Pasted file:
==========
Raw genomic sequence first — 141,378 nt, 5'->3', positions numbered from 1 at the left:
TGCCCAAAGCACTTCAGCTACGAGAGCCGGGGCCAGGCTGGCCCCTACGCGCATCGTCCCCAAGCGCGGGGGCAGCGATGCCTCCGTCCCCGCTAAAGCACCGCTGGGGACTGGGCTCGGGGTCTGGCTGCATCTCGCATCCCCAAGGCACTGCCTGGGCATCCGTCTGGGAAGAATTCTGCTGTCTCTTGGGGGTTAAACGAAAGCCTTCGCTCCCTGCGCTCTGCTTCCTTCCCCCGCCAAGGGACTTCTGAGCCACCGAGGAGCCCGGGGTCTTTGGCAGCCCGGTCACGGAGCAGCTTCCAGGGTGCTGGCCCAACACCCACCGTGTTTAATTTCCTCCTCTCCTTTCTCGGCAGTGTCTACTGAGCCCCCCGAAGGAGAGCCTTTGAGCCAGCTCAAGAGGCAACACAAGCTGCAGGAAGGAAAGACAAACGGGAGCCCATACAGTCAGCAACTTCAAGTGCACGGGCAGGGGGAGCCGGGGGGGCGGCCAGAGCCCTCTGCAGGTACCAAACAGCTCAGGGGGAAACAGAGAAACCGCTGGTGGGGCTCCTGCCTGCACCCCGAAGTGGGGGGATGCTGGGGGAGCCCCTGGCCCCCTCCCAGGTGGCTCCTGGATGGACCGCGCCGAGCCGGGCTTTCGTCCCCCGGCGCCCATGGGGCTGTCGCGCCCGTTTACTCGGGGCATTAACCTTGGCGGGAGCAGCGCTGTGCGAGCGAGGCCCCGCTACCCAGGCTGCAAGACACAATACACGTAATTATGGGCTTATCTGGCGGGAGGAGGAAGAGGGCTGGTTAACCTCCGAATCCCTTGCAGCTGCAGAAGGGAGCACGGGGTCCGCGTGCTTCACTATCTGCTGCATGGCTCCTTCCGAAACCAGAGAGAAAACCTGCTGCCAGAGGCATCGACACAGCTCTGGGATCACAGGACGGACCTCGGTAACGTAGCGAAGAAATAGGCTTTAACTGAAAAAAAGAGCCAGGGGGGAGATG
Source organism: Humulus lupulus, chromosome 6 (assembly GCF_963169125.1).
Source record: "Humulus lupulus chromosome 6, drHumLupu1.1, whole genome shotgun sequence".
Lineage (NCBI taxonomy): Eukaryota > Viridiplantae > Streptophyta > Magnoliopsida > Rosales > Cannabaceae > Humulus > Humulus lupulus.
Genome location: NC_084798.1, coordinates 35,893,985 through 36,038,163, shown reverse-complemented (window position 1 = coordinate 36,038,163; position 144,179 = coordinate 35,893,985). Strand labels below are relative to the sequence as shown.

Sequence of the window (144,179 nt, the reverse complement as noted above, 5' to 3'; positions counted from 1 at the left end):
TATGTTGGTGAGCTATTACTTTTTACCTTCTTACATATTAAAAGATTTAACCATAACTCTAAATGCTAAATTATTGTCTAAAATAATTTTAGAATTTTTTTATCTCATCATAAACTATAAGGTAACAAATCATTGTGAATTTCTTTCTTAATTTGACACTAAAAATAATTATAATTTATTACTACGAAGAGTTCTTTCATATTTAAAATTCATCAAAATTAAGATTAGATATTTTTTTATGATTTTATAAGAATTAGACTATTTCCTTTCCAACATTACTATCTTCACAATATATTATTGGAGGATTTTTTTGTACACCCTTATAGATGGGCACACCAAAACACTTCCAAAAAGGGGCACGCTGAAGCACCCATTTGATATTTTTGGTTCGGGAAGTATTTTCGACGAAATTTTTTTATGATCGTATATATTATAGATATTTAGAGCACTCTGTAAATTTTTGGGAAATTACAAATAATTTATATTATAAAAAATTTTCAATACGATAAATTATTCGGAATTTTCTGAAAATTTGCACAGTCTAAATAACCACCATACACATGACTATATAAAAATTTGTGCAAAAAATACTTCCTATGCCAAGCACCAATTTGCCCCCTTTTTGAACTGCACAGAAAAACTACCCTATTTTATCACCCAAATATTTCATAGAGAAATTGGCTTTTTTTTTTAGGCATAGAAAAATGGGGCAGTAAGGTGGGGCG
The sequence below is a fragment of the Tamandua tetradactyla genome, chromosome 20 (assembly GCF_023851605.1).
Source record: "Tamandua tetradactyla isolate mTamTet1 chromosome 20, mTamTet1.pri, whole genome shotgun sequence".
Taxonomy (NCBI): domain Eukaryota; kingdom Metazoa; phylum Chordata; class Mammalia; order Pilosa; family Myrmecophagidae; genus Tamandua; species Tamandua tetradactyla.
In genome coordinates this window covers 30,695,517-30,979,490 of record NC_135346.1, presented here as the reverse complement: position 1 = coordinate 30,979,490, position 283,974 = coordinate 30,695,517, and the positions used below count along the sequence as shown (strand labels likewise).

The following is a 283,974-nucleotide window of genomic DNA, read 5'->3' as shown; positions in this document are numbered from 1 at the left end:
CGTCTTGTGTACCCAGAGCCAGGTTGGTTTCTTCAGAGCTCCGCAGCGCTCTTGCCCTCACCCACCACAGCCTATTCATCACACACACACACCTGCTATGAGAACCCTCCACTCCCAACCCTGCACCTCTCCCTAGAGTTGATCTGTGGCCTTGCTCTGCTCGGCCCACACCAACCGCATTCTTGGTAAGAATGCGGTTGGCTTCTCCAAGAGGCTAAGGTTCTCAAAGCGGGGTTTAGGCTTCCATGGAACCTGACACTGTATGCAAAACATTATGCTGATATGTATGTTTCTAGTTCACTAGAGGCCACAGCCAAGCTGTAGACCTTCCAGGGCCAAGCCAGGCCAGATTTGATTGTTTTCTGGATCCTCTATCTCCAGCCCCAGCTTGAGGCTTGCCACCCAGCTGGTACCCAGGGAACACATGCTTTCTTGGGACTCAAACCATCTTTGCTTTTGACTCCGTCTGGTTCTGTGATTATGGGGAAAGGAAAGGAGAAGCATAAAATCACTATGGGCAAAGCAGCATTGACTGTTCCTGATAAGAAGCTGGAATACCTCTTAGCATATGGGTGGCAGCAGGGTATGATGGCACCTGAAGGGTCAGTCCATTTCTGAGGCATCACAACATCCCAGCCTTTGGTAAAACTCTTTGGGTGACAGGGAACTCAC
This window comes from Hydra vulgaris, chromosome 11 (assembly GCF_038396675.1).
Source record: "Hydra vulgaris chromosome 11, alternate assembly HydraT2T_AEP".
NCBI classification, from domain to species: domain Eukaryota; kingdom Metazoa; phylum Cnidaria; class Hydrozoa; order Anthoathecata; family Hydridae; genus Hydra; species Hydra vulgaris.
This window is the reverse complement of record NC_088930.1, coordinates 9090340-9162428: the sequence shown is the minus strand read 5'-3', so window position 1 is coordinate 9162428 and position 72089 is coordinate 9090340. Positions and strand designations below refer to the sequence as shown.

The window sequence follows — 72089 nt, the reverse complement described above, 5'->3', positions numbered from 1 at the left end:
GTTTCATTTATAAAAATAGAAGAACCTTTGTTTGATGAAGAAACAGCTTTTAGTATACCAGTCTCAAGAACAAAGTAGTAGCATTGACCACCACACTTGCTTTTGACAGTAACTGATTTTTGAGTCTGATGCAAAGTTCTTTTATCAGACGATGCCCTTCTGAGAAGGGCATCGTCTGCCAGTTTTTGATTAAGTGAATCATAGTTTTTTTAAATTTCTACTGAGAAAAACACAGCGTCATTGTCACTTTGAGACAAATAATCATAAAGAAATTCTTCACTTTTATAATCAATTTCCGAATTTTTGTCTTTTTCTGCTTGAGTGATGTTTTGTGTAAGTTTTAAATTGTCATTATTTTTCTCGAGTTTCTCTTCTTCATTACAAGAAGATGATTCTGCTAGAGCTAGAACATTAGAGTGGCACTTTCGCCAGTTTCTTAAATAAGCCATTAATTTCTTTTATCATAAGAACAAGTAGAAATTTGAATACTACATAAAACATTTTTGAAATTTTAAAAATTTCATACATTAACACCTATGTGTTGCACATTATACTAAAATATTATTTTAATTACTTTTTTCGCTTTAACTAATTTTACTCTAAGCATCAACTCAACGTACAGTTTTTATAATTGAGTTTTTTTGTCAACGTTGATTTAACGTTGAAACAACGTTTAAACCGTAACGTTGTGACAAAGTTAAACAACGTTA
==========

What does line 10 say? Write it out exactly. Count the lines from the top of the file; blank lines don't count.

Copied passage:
Source record: "Tamandua tetradactyla isolate mTamTet1 chromosome 20, mTamTet1.pri, whole genome shotgun sequence".